SIR,—Leslie Adrian raises my blood pressure to a dangerous level
in his closing sentence last week, referring to one of the most respectable and oldest trades that exist—the Stationery Trade! I would like to lead Mr. Adrian towards a copy of the Retail Stationer's Handbook, edited by Leonard Pagliero:
No trade, not even the booksellers, can claim a closer identity with the development of civilisa- tion, for essentially the Stationer provided the paper, the pens, the writing fluid for the produc- tion of the book. . . . The stationer sells paper. The bookseller deals only in printed books, ready bound. And the bookbinder binds them and sells not. But all three are of the Worshipful Company of Stationers.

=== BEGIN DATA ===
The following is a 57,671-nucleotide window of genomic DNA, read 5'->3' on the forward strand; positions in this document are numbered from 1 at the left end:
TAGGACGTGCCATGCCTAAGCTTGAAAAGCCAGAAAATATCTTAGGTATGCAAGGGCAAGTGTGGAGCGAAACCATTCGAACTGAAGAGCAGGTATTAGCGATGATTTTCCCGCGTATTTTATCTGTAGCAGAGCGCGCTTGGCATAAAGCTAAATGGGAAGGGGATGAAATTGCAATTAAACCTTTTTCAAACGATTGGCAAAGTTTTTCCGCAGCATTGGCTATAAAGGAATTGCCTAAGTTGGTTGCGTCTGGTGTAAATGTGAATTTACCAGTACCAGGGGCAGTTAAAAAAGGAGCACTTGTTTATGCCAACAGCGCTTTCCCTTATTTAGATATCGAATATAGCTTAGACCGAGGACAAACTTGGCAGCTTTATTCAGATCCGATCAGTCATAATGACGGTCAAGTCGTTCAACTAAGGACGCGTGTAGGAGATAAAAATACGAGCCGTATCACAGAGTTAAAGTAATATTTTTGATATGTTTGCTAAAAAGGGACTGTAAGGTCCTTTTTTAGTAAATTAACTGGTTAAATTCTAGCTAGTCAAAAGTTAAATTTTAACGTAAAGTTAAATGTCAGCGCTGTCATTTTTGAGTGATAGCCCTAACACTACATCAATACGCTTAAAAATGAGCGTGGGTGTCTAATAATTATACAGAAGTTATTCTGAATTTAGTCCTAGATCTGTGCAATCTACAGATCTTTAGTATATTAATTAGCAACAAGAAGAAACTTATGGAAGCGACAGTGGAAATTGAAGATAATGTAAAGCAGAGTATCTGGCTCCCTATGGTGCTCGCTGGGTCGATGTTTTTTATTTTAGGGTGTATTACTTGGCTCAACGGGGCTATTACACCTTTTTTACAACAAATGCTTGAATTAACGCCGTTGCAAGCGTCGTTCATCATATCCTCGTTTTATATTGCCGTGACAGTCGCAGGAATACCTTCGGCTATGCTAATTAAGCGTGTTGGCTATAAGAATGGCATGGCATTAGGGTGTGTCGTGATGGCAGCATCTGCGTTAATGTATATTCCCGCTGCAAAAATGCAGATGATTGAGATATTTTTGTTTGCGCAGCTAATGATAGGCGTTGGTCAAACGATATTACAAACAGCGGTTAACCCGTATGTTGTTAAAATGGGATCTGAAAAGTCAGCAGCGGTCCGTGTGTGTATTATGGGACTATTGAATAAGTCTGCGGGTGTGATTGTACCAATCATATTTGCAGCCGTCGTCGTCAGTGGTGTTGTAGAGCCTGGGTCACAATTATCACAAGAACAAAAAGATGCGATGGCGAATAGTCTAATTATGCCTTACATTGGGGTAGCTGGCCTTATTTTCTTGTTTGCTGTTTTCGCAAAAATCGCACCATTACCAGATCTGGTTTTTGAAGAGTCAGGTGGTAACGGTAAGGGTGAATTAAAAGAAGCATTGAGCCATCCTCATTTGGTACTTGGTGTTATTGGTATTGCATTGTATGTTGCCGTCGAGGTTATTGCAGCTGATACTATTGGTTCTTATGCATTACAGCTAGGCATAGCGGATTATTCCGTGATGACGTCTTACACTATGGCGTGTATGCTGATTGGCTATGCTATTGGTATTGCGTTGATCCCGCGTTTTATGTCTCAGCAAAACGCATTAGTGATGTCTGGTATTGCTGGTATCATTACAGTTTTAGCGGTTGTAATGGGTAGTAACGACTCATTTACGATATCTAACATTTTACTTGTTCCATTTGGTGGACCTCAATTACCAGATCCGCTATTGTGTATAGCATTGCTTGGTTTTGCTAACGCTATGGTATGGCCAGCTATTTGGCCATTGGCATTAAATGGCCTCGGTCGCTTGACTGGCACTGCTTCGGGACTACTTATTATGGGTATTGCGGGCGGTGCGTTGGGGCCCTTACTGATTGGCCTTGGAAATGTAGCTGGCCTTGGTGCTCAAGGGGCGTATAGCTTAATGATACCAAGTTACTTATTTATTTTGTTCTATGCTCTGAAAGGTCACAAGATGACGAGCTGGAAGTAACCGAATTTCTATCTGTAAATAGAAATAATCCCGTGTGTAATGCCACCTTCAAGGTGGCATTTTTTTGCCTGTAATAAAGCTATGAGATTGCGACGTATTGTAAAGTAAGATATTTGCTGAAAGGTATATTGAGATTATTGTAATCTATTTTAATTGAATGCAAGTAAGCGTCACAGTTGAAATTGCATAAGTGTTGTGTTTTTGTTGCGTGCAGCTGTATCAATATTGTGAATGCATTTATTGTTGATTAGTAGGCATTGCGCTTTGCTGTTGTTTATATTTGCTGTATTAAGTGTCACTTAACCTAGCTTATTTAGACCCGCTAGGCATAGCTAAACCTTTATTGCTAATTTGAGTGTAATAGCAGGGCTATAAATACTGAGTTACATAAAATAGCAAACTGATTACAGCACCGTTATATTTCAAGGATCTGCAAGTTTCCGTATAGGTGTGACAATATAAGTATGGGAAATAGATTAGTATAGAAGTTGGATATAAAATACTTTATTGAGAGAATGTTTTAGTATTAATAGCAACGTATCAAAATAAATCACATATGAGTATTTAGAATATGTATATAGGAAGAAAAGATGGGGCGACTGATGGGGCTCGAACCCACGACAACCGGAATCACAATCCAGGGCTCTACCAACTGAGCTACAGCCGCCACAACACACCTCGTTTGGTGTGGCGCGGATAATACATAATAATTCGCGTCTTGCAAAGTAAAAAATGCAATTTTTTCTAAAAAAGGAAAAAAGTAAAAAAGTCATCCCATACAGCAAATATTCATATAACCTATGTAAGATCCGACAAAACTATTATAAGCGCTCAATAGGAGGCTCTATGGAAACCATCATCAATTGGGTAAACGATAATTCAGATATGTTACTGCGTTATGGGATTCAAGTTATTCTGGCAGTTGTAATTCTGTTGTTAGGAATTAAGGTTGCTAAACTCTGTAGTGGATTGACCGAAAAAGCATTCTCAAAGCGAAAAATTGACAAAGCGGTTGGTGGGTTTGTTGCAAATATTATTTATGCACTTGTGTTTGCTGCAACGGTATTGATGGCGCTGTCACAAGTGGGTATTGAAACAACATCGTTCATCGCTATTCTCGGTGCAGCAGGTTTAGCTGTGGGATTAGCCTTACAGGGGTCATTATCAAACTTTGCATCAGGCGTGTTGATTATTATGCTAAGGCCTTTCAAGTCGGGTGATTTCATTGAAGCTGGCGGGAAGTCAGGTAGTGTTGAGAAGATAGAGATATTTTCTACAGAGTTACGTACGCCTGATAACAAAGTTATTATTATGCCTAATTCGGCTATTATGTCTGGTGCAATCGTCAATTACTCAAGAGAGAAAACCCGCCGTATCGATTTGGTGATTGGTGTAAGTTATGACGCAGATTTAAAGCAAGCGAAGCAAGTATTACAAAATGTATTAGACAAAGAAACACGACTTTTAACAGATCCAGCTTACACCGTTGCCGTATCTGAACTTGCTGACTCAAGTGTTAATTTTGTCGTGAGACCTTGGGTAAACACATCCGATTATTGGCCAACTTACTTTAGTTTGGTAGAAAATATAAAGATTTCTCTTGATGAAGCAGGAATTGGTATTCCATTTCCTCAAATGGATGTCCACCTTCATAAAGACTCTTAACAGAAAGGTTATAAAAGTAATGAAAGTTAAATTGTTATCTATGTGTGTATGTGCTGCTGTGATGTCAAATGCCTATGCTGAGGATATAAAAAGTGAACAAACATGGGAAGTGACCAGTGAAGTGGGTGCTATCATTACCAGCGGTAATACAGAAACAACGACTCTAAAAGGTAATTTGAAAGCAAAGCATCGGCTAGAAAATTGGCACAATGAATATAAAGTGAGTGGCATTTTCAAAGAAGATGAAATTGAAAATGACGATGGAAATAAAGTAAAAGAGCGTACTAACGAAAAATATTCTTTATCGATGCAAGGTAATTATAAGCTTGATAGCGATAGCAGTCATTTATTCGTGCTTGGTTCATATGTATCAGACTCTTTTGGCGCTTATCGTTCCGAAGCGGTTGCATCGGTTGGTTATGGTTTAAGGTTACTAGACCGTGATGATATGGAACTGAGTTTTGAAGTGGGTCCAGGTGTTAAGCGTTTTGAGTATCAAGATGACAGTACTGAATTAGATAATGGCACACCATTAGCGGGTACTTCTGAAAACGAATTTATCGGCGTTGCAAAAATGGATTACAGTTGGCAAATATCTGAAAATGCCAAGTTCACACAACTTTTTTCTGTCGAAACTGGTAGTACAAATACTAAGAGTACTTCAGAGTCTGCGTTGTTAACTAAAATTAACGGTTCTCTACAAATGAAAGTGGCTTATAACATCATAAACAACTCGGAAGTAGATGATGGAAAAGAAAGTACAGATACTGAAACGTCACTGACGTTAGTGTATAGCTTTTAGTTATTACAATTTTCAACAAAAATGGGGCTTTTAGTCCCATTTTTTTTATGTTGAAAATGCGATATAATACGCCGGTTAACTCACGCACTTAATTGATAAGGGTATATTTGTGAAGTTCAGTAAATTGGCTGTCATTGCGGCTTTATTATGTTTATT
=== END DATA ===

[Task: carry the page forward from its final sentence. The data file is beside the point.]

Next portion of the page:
Many leading citizens of London and other cities have been drawn from the ranks of Stationers, in- cluding one recent Lord Mayor of London.—Yours
faithfully, O. EGGLETON 5 Curzon Road, A 1 uswell Hill, NW [Leslie Adrian writes: The Stationers have a long and notable history, and [ did not intend to disparage them in my article. I merely stated that the mark of a good specialised bookshop is that it concentrates on the one commodity—books.'—Editor, Spectator.]